> is painful today - and will be for the next 20 years! - is
> essentially impossible. So why are you trying to get them to
> do it? Personally, I have much more important windmills at
> which to tilt.
> >> Neither backbone operators
> >> (vendors) nor end users (customers) are warming to the idea. Just
> >> the opposite. (At least in general, the one-in-a-million end user
> >> with DSL and cable who likes the idea 'cause he can't
> figure out how
> >> to spell "B-G-P" or doesn't want to pay for it is irrelevant.)
> > Irrelevant for you as they don't give you money. Indeed,
> you only look
> > at your own business interrest (and who can blame you for that ;)
> > (Once though the internet was there for the masses and not only for
> > the ones with cash)
> No, irrelevant PERIOD. You cannot architect the Internet for
> the one- in-a-million end user, _especially_ one who does not
> pay for the infrastructure.
> If you argue that they are at all relevant, then we have a
> lot more problems with shim6 than we've discussed. (And with
> the Internet in
> general.) So please explain to me why they are relevant in
> any way whatsoever? I am honestly eager to hear your
> thinking along this line.
> Just be completely clear on the implications of "proving" a
> non- paying one-in-a-million end-user is reason enough to
> change the core architecture of the whole Internet.
> >> So how do you get a technology widely accepted when the
> majority of
> >> people involved do not think it is the best technical
> solution? When
> >> the majority of vendors supposed to implement it will not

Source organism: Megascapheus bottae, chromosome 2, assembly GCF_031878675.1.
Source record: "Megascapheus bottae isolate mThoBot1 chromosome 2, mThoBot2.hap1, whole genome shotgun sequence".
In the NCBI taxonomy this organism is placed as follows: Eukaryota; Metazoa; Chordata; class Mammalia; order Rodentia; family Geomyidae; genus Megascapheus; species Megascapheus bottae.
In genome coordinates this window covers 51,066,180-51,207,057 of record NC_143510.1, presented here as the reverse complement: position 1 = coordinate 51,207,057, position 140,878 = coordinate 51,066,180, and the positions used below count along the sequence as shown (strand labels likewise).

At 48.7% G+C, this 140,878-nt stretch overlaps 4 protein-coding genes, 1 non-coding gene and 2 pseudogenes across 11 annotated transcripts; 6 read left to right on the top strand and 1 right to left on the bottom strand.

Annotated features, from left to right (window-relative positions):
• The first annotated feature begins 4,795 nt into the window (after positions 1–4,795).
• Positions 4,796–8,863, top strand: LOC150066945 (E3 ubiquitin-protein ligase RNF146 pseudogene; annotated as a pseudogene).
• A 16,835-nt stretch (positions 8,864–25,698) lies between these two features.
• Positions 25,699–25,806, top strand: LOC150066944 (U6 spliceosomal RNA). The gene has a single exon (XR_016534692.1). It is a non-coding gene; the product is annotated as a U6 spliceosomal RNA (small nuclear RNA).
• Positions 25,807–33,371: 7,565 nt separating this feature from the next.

> do so for
> >> technical -and- business reasons.
> > There is for you indeed a business reason to not like it:
> the end-site
> > won't have any reason to stick to the upstream. Which is
> indeed a bad
> > business for many of the 'vendors' you mean.
> > As Eliot Lear also said very clearly: Thanks for lining the vendors
> > and all the stockholders pockets ;)
> I'm not a backbone. I am personally an end user. And my
> company is not a backbone, and does not sell transit to
> anyone. In fact, we are
> probably the largest "end-site" consumer of bandwidth in the world.
> And I still dislike shim6 both technically and commercially,
> personally and professionally. So does every technical
> person at my company who has any interest in this topic.
> It is not just backbones. Shim6 is not commercially viable. Period.
> But thank you for attempting to divert the real discussion.
> > That is in the long run, most likely in the coming 10-20 years the
> > IPv6
> > routing tables will not have 'exploded' yet, but the folks selling
> > equipment and having stocks of those venders after that most likely
> > will have a nice retirement fund. Thanks to you!
> First, thank you for thinking I am so important.
> Second: Whatever. If you honestly believe cisco & juniper
> will fail or succeed based on shim6, you really need to
> reevaluate your hypothesis.
> > Nevertheless, the PI thing is really *not* a bad thing, as
> it can be
> > used as an identifier for shim6, which is actually perfect. It just
> > saves on having to do a complete policy process for getting address
> > space for this type of usage. But thanks to this, this
> won't be needed
> > and thus in the end anybody who can get PI can use a shim6-alike
> > solution and won't have any problem with the upstream that actually
> > wanted to lock them in by letting them pay loads for an
> entry in the
> > BGP tables.
> > Thus people voting for PI, thanks for helping shim6 or another
> > solution in that space, progress a lot :)
> Then why are we arguing about this?